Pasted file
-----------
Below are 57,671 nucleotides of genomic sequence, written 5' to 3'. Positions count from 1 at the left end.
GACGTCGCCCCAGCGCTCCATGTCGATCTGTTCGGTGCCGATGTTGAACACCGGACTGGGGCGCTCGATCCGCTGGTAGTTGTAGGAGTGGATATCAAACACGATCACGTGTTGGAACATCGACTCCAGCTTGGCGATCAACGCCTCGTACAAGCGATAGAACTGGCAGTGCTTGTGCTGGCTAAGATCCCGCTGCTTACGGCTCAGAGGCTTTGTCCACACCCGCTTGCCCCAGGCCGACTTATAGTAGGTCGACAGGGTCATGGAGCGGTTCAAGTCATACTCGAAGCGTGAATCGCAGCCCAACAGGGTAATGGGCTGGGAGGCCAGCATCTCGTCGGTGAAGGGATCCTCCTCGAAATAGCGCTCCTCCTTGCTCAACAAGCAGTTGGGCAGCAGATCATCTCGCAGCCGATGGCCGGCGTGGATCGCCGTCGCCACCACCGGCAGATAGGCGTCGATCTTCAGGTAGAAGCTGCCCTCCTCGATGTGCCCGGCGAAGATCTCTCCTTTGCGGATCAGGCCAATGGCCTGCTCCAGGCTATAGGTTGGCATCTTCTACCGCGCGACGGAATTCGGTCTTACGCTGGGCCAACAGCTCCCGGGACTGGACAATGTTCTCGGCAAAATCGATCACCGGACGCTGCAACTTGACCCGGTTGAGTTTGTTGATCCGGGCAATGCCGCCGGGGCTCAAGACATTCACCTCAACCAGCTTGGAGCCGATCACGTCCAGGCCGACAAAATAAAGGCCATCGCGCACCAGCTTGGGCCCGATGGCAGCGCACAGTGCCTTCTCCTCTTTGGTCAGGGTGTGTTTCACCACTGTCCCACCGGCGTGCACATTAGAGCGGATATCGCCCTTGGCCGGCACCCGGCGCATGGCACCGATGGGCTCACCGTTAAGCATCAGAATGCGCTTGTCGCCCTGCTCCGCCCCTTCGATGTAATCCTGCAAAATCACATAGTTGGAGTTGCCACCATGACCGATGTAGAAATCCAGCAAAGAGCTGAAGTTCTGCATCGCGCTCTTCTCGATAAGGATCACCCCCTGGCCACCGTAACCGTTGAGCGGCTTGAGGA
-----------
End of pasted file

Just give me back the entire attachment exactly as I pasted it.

Below are 57,671 nucleotides of genomic sequence, written 5' to 3'. Positions count from 1 at the left end.
GACGTCGCCCCAGCGCTCCATGTCGATCTGTTCGGTGCCGATGTTGAACACCGGACTGGGGCGCTCGATCCGCTGGTAGTTGTAGGAGTGGATATCAAACACGATCACGTGTTGGAACATCGACTCCAGCTTGGCGATCAACGCCTCGTACAAGCGATAGAACTGGCAGTGCTTGTGCTGGCTAAGATCCCGCTGCTTACGGCTCAGAGGCTTTGTCCACACCCGCTTGCCCCAGGCCGACTTATAGTAGGTCGACAGGGTCATGGAGCGGTTCAAGTCATACTCGAAGCGTGAATCGCAGCCCAACAGGGTAATGGGCTGGGAGGCCAGCATCTCGTCGGTGAAGGGATCCTCCTCGAAATAGCGCTCCTCCTTGCTCAACAAGCAGTTGGGCAGCAGATCATCTCGCAGCCGATGGCCGGCGTGGATCGCCGTCGCCACCACCGGCAGATAGGCGTCGATCTTCAGGTAGAAGCTGCCCTCCTCGATGTGCCCGGCGAAGATCTCTCCTTTGCGGATCAGGCCAATGGCCTGCTCCAGGCTATAGGTTGGCATCTTCTACCGCGCGACGGAATTCGGTCTTACGCTGGGCCAACAGCTCCCGGGACTGGACAATGTTCTCGGCAAAATCGATCACCGGACGCTGCAACTTGACCCGGTTGAGTTTGTTGATCCGGGCAATGCCGCCGGGGCTCAAGACATTCACCTCAACCAGCTTGGAGCCGATCACGTCCAGGCCGACAAAATAAAGGCCATCGCGCACCAGCTTGGGCCCGATGGCAGCGCACAGTGCCTTCTCCTCTTTGGTCAGGGTGTGTTTCACCACTGTCCCACCGGCGTGCACATTAGAGCGGATATCGCCCTTGGCCGGCACCCGGCGCATGGCACCGATGGGCTCACCGTTAAGCATCAGAATGCGCTTGTCGCCCTGCTCCGCCCCTTCGATGTAATCCTGCAAAATCACATAGTTGGAGTTGCCACCATGACCGATGTAGAAATCCAGCAAAGAGCTGAAGTTCTGCATCGCGCTCTTCTCGATAAGGATCACCCCCTGGCCACCGTAACCGTTGAGCGGCTTGAGGA